"i would still point to the mobo as the culprit - but only you can test that anyway"
I think that @BradB111 most recent data indicates that the motherboard is likely not the culprit. When the load is shifted to CCD1, the motherboard is actually doing everything identically. The CCD1 core is actually not that much worse than the CCD0 as you had indicated. The frequency is within 100 MHz, and the voltage and amperage are only slightly higher. So yes, it is less efficient, but not substantially.
But what is substantial is the temp difference. A 10C delta just by moving to a different CCD is considerable. And I really doubt the block is responsible for that.
Although likely true (Although I really hope not) it doesn't necessarily explain the strange behaviour when I use a voltage offset. and I do think the added temps could quite possibly be due to win background processes sitting on other cores on CCD0. Awaiting your results (I ran mine with all my usual programs open, Discord, Whatsapp desktop, steam, etc....)
May retest with minimal possible programs running.
"I just hope its a case of background processes elevating CCD0 temps"
Hmmm, that is possible, but should also be fairly easy to test. Under process lasso, you could limit all applications on your PC to the CCD1 cores. Then assign Cinebench only to your best core on CCD0 and run the single threaded test. Any improvement there?
Well, good news and bad news. I ran the test on my PC, and I actually see the same thing you saw, which is not what I was expecting. Running a load on CCD1 had lower temps by about 10C vs the same load on CCD0. However, my absolute temps are about 15C lower than what you are seeing. Good news, the CPU behavior actually appears normal. Bad news is we are right back to the original issue.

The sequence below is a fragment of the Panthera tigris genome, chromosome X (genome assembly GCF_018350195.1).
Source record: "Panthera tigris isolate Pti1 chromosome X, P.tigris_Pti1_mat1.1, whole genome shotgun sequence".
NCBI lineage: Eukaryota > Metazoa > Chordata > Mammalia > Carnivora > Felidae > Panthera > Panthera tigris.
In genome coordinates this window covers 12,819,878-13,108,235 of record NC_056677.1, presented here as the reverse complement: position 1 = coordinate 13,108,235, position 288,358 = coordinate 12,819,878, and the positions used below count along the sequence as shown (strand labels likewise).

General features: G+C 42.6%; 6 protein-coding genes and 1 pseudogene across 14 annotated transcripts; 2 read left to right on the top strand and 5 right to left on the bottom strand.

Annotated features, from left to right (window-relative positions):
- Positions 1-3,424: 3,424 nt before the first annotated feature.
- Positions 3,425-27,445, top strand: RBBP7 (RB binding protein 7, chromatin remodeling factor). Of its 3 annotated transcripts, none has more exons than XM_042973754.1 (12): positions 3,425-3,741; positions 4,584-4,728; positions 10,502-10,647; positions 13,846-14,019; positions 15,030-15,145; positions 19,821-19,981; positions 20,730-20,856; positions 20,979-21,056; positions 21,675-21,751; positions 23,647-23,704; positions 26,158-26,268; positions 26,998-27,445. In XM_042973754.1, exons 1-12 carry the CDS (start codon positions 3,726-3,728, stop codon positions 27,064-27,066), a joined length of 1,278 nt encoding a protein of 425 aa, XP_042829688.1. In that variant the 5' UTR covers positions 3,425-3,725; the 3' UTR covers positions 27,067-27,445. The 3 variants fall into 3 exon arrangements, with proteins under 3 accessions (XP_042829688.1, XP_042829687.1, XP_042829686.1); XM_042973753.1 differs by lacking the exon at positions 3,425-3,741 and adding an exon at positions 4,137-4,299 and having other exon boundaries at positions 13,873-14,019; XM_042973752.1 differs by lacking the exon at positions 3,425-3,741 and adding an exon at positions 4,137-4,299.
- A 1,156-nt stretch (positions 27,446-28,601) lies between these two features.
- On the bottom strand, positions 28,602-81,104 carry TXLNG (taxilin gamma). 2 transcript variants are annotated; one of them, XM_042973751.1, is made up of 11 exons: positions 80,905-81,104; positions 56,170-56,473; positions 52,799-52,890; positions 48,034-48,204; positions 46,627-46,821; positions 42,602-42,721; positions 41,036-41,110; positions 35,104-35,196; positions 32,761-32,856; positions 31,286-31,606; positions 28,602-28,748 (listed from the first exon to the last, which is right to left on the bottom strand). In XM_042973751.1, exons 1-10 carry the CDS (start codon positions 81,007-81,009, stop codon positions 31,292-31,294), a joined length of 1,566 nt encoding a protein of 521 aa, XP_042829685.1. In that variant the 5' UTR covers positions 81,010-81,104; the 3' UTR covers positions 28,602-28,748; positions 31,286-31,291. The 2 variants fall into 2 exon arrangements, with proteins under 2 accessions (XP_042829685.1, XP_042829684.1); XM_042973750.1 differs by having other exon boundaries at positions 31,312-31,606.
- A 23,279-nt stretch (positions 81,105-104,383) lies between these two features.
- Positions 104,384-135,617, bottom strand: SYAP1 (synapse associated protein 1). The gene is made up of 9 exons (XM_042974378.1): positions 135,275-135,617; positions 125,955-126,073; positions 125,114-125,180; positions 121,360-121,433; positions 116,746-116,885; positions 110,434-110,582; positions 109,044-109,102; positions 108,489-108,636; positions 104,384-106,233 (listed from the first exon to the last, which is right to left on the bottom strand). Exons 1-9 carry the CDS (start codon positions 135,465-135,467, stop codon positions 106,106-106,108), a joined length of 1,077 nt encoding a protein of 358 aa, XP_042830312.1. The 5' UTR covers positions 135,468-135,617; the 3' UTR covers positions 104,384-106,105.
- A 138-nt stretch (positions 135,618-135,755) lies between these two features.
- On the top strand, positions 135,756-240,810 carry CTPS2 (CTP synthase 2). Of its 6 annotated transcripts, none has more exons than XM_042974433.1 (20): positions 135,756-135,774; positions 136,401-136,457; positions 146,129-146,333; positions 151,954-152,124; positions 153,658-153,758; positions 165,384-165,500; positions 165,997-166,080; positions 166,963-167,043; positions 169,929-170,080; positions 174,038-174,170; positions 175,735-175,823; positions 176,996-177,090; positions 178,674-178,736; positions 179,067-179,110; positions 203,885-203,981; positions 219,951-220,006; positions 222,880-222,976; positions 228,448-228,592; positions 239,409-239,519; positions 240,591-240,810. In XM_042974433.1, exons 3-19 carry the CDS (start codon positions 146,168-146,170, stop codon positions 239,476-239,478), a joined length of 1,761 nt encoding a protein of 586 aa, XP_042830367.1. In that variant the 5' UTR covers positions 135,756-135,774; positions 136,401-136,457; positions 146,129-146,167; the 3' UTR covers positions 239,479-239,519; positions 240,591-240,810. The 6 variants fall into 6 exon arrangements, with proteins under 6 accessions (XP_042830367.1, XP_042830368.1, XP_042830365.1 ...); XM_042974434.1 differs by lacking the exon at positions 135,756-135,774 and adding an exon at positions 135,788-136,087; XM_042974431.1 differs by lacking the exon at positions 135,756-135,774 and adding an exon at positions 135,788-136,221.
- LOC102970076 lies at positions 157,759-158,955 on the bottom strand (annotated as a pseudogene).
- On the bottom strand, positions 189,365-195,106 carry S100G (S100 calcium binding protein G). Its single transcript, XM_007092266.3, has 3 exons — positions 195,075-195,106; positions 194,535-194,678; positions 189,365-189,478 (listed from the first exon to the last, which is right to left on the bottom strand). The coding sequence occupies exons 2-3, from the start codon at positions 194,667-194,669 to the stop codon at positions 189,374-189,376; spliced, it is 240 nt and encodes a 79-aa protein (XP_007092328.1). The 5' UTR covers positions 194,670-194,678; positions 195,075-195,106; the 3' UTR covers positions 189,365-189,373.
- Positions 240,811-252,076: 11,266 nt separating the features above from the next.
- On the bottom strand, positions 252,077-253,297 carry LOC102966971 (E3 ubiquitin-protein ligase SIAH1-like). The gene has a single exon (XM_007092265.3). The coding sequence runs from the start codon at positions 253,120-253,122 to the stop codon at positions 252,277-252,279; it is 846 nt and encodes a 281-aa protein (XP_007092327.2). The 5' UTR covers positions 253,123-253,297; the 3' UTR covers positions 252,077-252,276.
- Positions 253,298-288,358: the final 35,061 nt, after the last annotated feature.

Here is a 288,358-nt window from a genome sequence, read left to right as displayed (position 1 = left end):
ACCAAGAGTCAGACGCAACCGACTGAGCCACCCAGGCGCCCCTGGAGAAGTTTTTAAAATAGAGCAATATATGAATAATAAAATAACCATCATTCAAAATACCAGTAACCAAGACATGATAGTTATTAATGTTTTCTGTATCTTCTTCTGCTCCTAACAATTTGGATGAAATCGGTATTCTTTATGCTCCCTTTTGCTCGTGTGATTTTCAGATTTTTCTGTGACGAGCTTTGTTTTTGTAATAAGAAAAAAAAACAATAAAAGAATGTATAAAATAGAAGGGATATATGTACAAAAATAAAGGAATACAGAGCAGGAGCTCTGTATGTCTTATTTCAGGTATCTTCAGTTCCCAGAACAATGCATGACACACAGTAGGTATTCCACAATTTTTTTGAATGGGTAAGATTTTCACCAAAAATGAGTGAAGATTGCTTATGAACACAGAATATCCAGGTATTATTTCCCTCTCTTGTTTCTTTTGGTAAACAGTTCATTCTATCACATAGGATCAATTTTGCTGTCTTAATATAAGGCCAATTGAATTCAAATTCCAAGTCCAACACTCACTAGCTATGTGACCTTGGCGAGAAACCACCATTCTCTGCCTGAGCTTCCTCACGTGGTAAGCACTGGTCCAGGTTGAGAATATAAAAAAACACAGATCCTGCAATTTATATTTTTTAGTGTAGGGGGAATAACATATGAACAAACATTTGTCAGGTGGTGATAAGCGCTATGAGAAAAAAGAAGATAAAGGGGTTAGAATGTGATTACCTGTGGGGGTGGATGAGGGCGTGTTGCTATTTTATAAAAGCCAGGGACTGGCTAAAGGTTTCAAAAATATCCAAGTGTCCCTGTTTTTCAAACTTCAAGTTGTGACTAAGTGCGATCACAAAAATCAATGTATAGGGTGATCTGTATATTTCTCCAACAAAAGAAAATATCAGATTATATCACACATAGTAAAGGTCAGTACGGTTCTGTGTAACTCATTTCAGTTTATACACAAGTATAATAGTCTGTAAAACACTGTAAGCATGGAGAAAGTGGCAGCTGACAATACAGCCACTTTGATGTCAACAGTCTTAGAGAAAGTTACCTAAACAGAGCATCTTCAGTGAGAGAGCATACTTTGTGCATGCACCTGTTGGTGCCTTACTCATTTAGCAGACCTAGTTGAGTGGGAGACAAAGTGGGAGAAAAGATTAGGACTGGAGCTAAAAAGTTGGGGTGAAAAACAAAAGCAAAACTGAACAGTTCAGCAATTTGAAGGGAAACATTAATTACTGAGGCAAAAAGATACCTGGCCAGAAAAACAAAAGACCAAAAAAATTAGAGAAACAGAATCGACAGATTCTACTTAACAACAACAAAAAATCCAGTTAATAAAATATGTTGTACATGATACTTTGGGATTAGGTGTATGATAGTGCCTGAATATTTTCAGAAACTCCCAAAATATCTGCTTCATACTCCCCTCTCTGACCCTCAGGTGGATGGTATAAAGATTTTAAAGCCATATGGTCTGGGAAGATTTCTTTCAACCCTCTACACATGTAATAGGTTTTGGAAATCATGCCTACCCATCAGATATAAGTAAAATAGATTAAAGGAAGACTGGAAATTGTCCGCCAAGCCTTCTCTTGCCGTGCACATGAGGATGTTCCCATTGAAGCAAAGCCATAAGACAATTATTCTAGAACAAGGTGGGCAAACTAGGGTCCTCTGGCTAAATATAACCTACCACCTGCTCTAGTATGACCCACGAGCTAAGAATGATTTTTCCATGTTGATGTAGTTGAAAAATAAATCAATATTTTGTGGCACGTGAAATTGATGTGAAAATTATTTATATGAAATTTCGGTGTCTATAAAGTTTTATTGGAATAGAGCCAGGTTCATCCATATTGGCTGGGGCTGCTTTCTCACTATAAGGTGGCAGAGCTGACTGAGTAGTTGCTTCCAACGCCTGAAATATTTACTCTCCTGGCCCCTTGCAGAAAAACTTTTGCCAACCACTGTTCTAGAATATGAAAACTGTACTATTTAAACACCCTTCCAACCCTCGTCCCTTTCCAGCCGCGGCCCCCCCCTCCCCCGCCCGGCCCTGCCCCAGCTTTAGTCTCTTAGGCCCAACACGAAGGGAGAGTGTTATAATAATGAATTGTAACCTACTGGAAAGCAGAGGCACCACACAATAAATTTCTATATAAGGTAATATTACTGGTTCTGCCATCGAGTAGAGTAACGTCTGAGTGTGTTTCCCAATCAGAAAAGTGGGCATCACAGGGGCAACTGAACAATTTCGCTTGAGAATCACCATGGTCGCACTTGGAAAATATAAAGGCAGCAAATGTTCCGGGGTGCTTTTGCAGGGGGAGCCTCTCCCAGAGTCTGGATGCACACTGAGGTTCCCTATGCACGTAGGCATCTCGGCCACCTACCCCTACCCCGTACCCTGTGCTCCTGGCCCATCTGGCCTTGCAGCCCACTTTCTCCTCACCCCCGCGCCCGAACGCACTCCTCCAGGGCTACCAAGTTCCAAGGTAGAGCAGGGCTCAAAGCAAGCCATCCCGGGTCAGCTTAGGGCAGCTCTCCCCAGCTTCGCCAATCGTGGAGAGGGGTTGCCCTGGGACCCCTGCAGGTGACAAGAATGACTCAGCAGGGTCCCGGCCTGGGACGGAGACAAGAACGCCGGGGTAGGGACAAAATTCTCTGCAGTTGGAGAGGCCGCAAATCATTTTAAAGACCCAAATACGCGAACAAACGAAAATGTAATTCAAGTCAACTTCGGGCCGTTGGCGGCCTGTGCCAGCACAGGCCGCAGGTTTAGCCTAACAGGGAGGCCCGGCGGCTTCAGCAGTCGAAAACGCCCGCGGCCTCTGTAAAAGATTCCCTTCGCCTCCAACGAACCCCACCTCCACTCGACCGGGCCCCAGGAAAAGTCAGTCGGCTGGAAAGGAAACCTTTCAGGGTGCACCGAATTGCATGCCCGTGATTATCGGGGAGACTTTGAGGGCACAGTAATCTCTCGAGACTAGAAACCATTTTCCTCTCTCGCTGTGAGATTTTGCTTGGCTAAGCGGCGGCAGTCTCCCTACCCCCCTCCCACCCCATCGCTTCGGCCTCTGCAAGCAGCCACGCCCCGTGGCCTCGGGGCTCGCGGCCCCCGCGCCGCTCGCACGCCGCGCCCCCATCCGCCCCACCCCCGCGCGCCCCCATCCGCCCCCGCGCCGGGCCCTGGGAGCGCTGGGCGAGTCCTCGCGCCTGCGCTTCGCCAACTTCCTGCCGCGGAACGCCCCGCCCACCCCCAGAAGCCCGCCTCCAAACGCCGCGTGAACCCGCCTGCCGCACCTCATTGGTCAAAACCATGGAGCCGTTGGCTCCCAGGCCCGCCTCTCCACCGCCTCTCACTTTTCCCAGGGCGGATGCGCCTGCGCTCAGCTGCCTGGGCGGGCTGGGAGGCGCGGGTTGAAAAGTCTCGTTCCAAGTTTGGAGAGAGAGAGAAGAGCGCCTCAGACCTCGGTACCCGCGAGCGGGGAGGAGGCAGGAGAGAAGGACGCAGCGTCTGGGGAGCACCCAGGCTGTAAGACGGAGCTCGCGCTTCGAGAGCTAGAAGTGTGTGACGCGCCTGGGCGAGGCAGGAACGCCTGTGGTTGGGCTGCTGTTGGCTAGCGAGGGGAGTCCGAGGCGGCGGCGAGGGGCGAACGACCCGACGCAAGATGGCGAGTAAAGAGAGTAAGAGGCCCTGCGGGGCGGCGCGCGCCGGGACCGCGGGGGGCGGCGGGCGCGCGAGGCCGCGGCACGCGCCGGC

It will be interesting to see your temp vs frequencies by letting Open Hardware Monitor run for a couple of hours when using your computer.
That way we can see better if your temp are lower with same frequencies or not. I also notice an average difference of 15°C between CCD1 and CCD2, but stock, the frequencies are higher on CCD1 as you can see in attached capture.
BTW, forgot to mention that, so far, no more crash since setting my PSU to 'typical' power instead of AUTO.
And also, that I noticed my average temp went down by a couple of degrees since applying last Asus Bios 3501.
Might be to early to be sure that the crash issue is solved but that is definitely more stable...
I think as far as @BradB111's issue was concerned, I was hoping that we had narrowed it down to the CPU. But, as you say, it appears to be typical behavior for CCD0 to run 10C hotter than CCD1 with the same amperage/voltage applied. However, @BradB111 is still running about 15C hotter than I am on his Ryzen 9 5950X. We have similar EK cooling setups. One caveat there is that my RTX 3090 is not currently in the loop. So I will look at temps again once it is.
We seem to have identical Windows and PBO settings at this point. The only other differences are he is using an ASUS X570 Impact motherboard, and I am on an ASUS X470 Crosshair VII. There was some weirdness with the Impact motherboard, in that @BradB111 noticed the CCDs behaved different when he had a voltage offset in place. And also ASUS programmed bizarre motherboard PPT/TDC/EDC limits for the Impact, where EDC was actually lower than TDC.
There is a thread with an almost identical setup.
From what I can tell, the only major difference is the CPU block and the RAM used.
Okay. RTX 3090 FE has been added in to the loop. All temps are about 10C higher.
So I am now running about 70C in single core and 78C in Multi. Clock speeds have dropped a bit as well. So while they aren't quite as high as yours, we are probably within margin of error now. That RTX 3090 really adds some heat.